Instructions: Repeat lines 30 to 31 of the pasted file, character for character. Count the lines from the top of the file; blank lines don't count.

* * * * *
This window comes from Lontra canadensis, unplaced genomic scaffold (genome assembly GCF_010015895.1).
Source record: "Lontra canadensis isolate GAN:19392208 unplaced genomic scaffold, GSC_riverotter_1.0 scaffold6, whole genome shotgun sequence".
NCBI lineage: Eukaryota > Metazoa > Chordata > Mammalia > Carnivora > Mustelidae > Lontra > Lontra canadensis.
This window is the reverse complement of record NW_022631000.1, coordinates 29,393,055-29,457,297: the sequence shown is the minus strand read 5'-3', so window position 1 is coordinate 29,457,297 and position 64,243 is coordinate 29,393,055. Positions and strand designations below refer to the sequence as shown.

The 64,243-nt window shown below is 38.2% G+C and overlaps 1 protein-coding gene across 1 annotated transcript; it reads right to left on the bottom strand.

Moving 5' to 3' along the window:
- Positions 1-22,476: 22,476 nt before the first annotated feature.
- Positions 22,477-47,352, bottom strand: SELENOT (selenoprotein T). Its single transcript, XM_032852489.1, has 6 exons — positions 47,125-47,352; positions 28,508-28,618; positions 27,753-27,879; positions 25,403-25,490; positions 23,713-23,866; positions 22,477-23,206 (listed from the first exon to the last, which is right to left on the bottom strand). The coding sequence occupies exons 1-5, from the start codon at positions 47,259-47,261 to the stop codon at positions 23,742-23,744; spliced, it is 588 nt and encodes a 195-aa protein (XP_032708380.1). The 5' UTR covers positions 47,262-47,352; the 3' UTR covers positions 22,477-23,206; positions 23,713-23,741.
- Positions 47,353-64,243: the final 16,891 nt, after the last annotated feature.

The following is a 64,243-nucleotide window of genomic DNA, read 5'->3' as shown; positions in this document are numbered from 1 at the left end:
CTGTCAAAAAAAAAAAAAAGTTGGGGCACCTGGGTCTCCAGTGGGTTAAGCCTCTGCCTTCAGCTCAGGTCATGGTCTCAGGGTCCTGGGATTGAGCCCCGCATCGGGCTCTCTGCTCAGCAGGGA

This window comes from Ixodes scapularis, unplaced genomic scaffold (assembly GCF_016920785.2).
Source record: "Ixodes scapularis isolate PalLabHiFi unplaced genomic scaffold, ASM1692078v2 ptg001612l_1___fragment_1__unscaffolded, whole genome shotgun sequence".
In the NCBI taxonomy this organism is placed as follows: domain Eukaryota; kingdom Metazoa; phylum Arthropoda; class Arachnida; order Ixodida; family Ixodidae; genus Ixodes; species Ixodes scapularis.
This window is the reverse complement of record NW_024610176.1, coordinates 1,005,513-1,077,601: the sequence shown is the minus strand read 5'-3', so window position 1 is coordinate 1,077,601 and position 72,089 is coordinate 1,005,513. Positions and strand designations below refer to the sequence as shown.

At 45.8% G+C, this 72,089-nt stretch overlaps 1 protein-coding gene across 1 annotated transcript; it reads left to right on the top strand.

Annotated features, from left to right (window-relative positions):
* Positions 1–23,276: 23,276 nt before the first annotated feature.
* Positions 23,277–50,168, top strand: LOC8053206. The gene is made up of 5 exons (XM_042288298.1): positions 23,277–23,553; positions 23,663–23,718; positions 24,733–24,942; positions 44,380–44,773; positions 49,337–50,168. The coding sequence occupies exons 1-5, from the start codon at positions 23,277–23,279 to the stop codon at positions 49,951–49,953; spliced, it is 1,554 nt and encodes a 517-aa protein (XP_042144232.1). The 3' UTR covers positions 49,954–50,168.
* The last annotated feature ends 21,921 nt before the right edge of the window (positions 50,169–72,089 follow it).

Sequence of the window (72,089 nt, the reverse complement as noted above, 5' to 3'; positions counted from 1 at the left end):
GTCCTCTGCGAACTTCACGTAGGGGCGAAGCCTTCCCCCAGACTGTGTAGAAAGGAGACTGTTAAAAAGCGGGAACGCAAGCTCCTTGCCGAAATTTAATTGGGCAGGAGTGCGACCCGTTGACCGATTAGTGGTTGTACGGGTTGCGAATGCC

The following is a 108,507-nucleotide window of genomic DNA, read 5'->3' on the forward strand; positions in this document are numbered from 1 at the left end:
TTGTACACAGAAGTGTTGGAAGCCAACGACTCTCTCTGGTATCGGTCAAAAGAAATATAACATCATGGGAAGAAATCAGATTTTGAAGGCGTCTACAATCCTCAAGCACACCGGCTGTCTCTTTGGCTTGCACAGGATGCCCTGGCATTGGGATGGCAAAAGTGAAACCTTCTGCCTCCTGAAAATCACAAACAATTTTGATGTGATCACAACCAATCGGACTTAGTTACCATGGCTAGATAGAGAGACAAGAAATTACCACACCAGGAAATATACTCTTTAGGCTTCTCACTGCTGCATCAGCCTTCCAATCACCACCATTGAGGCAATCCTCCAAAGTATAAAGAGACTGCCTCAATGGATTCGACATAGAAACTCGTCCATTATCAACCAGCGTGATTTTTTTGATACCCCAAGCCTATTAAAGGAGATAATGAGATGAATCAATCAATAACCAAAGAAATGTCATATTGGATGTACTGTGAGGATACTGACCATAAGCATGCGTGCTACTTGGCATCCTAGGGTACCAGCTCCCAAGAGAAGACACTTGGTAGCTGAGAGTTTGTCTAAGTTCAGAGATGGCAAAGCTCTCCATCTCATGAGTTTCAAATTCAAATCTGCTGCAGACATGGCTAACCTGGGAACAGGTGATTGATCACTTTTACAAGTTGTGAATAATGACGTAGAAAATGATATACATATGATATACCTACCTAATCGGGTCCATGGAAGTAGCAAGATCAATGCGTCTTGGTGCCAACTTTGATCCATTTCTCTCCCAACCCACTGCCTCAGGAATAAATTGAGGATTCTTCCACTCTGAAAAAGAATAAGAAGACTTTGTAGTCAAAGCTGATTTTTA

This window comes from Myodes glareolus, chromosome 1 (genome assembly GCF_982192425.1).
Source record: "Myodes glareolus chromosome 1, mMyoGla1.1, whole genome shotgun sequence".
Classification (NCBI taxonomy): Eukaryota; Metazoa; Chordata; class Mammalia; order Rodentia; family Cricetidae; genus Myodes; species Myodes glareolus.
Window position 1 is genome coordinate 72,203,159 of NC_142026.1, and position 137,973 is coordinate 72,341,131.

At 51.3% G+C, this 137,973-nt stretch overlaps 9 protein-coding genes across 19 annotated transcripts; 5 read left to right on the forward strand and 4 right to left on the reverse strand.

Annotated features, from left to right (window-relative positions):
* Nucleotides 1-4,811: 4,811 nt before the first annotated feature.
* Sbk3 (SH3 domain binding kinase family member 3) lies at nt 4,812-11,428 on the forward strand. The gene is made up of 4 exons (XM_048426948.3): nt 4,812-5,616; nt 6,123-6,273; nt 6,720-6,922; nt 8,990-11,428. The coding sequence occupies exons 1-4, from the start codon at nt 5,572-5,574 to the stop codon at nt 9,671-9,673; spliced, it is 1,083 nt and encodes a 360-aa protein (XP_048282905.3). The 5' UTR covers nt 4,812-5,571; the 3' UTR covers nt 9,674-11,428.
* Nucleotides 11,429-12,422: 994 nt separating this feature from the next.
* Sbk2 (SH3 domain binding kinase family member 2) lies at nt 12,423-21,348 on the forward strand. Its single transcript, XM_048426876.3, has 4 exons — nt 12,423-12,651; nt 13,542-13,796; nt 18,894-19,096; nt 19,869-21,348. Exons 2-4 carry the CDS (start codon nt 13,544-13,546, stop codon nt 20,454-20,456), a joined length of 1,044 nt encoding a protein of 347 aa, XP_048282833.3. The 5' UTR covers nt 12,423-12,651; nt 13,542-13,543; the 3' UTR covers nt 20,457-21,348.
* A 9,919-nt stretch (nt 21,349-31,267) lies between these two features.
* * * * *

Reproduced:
Annotated features, from left to right (window-relative positions):
* Nucleotides 1-4,811: 4,811 nt before the first annotated feature.